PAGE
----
Sustainable food | Organic farming

Farming contributes under 1% to the UK’s total economic activity each year (1), but it takes up 74% of land in the UK (2) and has an immense impact on our environment (3). Industrialised agriculture has also caused environmental damage such as soil erosion, water pollution, and damage to wildlife habitats by using pesticides and other intensive farming techniques. (4)

Emissions by sector
Source: DECC (Department of Energy and Climate Change)

The Soil Association*’s definition of organic farming recognises the direct connection between our health and how the food we eat is produced. Artificial fertilisers are banned and farmers develop fertile soil by rotating crops and using compost, manure, and clover. [*The Soil Association is the most qualified body for organic certification in the UK]

Strict regulations, known as ‘standards’, define what organic farmers can and cannot do – and place a strong emphasis on the protection of wildlife and the environment. Taking its name from the organic matter that farmers use as an alternative to synthetic fertilisers, organic farmers take a holistic approach that respects and harnesses the power of natural processes to build positive health across the ecology of the farm.

Organic farming methods offer the best, currently available, practical model for addressing climate-friendly food production. This is because it is less dependent on oil-based fertilisers and pesticides and confers resilience in the face of climatic extremes. It also stores higher levels of carbon in the soil, and as a result if organic farming was common practice in the UK, we could offset at least 23% of agriculture’s current greenhouse emissions.

In organic farming:

  • artificial chemical fertilisers are prohibited – instead organic farmers develop a healthy, fertile soil by growing and rotating a mixture of crops, adding organic matter such as compost or manure and using clover to fix nitrogen from the atmosphere
  • pesticides are severely restricted – instead organic farmers develop nutrient-rich soil to grow strong, healthy crops and encourage wildlife to help control pests and disease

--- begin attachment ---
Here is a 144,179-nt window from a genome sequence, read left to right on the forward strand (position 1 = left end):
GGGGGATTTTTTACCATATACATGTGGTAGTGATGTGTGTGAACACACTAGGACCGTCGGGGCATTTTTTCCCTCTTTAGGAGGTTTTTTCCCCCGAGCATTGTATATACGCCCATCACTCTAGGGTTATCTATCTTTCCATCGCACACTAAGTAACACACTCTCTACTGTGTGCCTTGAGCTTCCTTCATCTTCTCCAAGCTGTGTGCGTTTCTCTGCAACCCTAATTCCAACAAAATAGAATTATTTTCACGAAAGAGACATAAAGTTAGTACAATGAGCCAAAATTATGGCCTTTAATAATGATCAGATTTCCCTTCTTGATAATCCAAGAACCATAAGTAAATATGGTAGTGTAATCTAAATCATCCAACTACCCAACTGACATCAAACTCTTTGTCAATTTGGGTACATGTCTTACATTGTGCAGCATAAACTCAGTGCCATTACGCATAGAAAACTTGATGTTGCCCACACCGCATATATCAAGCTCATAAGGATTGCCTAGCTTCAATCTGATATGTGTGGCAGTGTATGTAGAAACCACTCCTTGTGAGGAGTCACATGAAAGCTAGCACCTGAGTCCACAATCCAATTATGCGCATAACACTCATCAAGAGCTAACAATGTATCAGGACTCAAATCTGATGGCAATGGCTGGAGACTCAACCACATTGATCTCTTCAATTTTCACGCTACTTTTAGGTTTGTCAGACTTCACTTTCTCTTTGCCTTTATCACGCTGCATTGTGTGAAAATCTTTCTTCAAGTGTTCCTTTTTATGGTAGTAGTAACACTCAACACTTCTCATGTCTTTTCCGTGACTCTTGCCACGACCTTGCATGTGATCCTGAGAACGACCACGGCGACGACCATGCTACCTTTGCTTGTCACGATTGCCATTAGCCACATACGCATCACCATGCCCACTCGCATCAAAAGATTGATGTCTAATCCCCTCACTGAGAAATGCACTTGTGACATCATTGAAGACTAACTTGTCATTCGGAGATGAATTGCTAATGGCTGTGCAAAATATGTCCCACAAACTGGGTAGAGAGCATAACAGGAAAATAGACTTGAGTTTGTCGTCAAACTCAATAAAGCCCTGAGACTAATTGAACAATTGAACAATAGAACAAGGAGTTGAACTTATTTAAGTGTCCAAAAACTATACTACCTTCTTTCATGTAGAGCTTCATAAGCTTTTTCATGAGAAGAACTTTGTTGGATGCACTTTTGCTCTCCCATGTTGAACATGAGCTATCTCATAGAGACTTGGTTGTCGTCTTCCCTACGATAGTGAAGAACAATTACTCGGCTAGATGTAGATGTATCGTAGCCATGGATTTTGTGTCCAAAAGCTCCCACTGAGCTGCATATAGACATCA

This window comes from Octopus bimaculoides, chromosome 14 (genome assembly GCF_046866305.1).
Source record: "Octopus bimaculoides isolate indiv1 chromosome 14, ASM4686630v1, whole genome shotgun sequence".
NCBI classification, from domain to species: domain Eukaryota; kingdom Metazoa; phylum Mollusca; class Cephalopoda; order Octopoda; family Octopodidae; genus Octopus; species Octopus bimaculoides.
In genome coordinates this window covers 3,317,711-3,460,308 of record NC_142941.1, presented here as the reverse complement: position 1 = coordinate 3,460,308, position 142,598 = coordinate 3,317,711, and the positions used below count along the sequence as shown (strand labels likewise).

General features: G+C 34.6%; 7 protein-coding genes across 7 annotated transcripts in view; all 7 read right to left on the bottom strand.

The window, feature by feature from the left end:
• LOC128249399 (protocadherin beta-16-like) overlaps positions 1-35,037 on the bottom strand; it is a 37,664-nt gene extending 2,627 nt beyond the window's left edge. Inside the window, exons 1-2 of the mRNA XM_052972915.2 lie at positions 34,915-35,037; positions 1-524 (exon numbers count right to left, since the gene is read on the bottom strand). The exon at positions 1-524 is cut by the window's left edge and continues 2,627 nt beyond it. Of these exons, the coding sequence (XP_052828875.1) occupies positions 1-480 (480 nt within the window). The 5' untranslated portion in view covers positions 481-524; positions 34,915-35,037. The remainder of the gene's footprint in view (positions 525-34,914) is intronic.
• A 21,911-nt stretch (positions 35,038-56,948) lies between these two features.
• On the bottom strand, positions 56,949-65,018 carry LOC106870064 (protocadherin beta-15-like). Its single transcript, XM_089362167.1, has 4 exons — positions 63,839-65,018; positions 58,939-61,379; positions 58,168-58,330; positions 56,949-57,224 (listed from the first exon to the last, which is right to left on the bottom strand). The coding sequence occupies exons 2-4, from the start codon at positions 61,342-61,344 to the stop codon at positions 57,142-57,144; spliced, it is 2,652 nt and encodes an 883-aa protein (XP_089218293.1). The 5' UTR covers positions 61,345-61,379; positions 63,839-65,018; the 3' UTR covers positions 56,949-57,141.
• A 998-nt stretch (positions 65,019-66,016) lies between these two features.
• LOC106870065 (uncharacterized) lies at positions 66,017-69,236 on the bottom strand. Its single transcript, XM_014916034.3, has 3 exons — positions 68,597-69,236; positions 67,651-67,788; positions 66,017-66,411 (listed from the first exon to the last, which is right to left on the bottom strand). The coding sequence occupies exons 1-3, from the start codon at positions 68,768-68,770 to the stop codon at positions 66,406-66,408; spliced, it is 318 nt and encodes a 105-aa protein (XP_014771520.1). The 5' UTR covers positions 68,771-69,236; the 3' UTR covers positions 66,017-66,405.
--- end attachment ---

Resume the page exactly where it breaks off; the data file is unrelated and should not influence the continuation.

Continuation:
• animal welfare is at the heart of the system and a truly free-range life for farm animals is guaranteed
  • diversity of crops and animals are raised on the farm and rotated around the farm over several seasons, including fallow periods. This mixed farming approach helps break cycles of pests and disease and builds fertility in the soil
  • the routine use of drugs, antibiotics and wormers is banned – instead the farmer will use preventative methods, like moving animals to fresh pasture and keeping smaller herd and flock sizes
  • genetically modified (GM) crops and ingredients are banned

The area of land within the UK certified for organic production has risen dramatically in recent years: in 1998 there were under 100,000 hectares and by 2003 this had risen to 718,000 hectares in 2011 (7).

Would you like to visit an organic farm in Leicestershire?

The Manor is the place you’re looking for! Manor Organic Farm in Long Whatton, Leicestershire, is a family farm, farmed by Graeme and Vivienne Matravers.

The farm trail is open at all times. The old granary is now a classroom and visitor centre.     Call them on: 01509 646413 or email at shop@manororganicfarm.co.uk

What can you do?

The best way to support environmentally friendly farming is to ensure that you buy food accredited to a recognised standard, such as one of the schemes listed below.

Organic – these standards require farmers to protect the environment, primarily by severely restricting the use of pesticides, and avoiding the use of artificial chemical fertilisers. Instead, organic farmers rely on developing a healthy, fertile soil and growing a mixture of crops. There is a range of organic inspection and certification bodies, of which the Soil Association is the largest. The word organic is defined by law, and all certifying bodies must comply with European organic regulations.

Linking Environment and Farming (LEAF). A scheme in which farmers audit their production systems and examine soil management, fertility, pesticide use, and pollution control. It encourages farms to have an ‘integrated farm management system’, to reduce farming’s impact on the environment.

Assured Food Standards (AFS). An body for various different crop and meat assurance schemes. Standards require farmers to comply with UK laws about the environment, food safety and animal welfare that take them above the legal minimum. Member farmers can use the Red Tractor logo.

References:

  1. Sustain, Eat well and save the planet! A guide for consumers on how to eat greener, healthier and more ethical food
  2. Defra, Framework for Environmental accounts for agriculture – final report, (London: Defra, 2004)
  3. DECC, 2011, GHG inventory summary fact-sheet overview, http://www.decc.gov.uk/assets/decc/statistics/climate_change/1217-ghg-inventory-summary-factsheet-overview.pdf
  4. Pretty, J., et al., 2001, Policy challenges and priorities for internalizing the externalities of modern agriculture, Journal of Environmental Planning and Management 44 no.2
  5. Foster, C., Green, K., Bleda, M., Dewick, P., Evans, B., Flynn, A., Mylan, J. 2006. Environmental Impacts of Food Production and Consumption: A report to the Department for Environment, Food and Rural Affairs. Manchester Business School. Defra, London
  6. DEFRA, 2003, Agriculture in the United Kingdom. Stationery office, London
  7. Soil Association, 2012, Organic market report.
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